nytheatre.com review by Avi Glickstein
August 21, 2011
Walking into MassBliss Productions’ Brave Ducks, one passes what appears to be a drunk Confederate soldier at the door to The Living Theatre. Then, after a woman in a Red Cross uniform takes your ticket, a man with a bright headlamp guides you into the dim space saying something along the lines of “Welcome to the shelter. It’s been a long journey I know.” As you enter, the stage is littered with debris, including a sign pointing down and reading “Punto de Encuentro,” or “Meeting Point.” There is a man in the space. A trombone is heard approaching from outside the theater, gradually getting louder until the trombonist walks on stage, the lights shift, and the play begins. It is all very atmospheric, but, like much of what follows, it is not much else.
The play seems to take place somewhere in the American South, during the aftermath of a Katrina-like disaster, but no concrete specifics are offered. It follows the journey of Eugenio, Michelle, and Milton (the drunk at the theater door, who turns out to be an employee of what is referred to only—and with inexplicable reverence—as Animal Control) as they search the detritus for Michelle’s dog and Eugenio’s daughter, Alma. This is apparently playwright Andrew Belcher’s first script, and he should be applauded for his ambition. Ducks attempts to tackle some big, capital-“I” Ideas, but Belcher doesn’t quite succeed in illuminating what those ideas are exactly. In a program note, the dramaturg, Meropi Peponides, writes that the play is “about limits…reaching those limits and then being pushed past them and being forced to examine who you are when the boundaries of reality have exploded.” Interesting, but this doesn’t wind up being supported by the play that we’re given.
Belcher seems to fall headlong into the trap of believing that his characters and story have Meaning and Resonance and Weight simply because they say they do. They say things like, “feels like my mind has been wiped clean,” “Ain’t no God here!” and “my soul is my own to let go,” but don’t earn such grand statements. Rather than conveying wisdom, as I imagine Belcher intends, dialogue like this feels forced, flat and empty. This, coupled with the fact that most scenes seem to echo each other by too often repeating Eugenio’s or Michelle’s trope of “I need to find my daughter” or “I need to find my dog,” leads it all to become a bit one-note. Furthermore, there is some pretty heavy-handed imagery at play. The most blatant of these is Eugenio’s daughter, Alma, who periodically wanders through scenes singing in Spanish either wrapped in an American flag or cradling one in her arms like a baby. From the little she has been asked to do, Rocío López, who plays Alma, seems genuinely talented, and I kept wishing she had been asked to do more than simply play a symbol.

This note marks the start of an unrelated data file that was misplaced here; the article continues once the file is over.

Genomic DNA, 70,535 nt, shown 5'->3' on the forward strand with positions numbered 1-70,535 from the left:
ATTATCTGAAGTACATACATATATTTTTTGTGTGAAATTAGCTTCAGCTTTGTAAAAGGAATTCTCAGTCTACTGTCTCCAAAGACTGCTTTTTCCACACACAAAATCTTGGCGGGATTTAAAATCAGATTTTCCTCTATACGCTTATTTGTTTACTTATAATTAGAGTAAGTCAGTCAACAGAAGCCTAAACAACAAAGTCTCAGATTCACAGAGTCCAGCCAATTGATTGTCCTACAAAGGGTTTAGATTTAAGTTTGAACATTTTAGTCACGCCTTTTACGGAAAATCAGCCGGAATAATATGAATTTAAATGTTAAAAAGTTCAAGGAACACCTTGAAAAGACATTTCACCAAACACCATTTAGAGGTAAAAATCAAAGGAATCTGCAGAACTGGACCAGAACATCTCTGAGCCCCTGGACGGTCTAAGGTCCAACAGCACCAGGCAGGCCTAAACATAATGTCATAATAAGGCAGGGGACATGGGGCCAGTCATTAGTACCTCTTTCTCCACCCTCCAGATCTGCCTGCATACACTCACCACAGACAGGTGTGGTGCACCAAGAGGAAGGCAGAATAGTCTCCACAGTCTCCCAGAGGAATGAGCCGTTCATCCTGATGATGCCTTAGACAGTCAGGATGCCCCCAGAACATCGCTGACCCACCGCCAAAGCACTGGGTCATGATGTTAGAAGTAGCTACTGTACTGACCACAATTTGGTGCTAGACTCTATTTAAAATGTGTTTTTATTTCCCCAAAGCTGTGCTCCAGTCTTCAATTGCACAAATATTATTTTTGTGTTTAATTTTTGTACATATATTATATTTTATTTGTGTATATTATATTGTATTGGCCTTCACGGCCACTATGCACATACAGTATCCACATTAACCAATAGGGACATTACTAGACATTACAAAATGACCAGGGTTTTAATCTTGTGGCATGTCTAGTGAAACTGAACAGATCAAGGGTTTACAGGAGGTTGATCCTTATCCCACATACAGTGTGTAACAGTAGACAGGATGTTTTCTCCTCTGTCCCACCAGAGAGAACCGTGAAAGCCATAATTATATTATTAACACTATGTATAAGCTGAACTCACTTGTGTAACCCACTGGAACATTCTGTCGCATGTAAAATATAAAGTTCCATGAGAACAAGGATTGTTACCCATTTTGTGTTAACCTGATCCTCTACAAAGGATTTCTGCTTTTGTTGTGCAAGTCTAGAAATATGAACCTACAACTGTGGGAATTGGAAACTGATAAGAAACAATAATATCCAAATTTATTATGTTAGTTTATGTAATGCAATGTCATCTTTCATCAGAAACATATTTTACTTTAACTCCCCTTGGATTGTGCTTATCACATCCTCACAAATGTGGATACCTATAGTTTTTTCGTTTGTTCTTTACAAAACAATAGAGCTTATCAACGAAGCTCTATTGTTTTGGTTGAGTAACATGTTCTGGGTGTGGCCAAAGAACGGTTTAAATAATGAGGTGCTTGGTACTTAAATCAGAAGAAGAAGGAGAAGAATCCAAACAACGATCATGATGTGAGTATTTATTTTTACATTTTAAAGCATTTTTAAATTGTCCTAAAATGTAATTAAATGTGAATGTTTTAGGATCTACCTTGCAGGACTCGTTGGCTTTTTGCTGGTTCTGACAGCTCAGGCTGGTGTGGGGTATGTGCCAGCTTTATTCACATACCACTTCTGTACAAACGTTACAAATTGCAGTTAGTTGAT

Not to say that Belcher is without talent. Some of the writing displays a nice sense of fun and inventiveness, which is what makes the presence of tired symbolism and some two-dimensional archetypal characters somewhat frustrating. There is evidence of this in Mother Duck, who gives the play its title and is a kind of omnipotent cousin of Lily Tomlin’s bag lady in The Search for Signs of Intelligent Life in the Universe, wandering in and out of the play’s action in various guises, principally in a housecoat and oxygen tank pushing a shopping cart (her “Duck Mobile”). As played by Andrea A. McCullough, Mother Duck breathes fresh air into the script whenever she appears, including during a particularly joyous tap solo. In his first few scenes with Eugenio and Michelle, Milton has a word play all his own, making pronouncements such as his need to “secure the parameter.” This word play unfortunately falls by the wayside as the play progresses, but Belcher would be well-served to imbue future characters with that kind of specificity and find ways to sustain it.
Despite the script’s shortcomings, director Simón Adinia Hanukai and the cast display some fine work. Hanukai creates a real sense of place, utilizing very simple staging techniques to indicate the play’s numerous locations, even if we never learn where that place is exactly. Sound designer Toby Jaguar Algya, composer Dan Teicher, and musician Freddy Gonzalez add some wonderful texture by creating a soundscape using only a bass guitar and a pair of drumsticks put to excellent and varied use. Among the performers, there are several standouts. Ito Aghayere throws her heart into Michelle and sells all of her moments with genuine emotion and depth. Likewise, McCullough brings a sprightliness and sly devilishness to Mother Duck. Both women are endlessly watchable.
In the end, yes, the play has problems. That said, what it lacks in structure, it makes up for in spirit and energy. Successful or no, Belcher, Hanukai, and MassBliss have chosen to engage full-throttle with the FringeNYC’s challenge to artists. Take risks. Try something bold. They’ve certainly done that. And, to be honest, I’ve left one bit of information out. The afternoon I saw the show, the house was packed. And, as anyone who’s been around the Fringe knows, that is no small feat.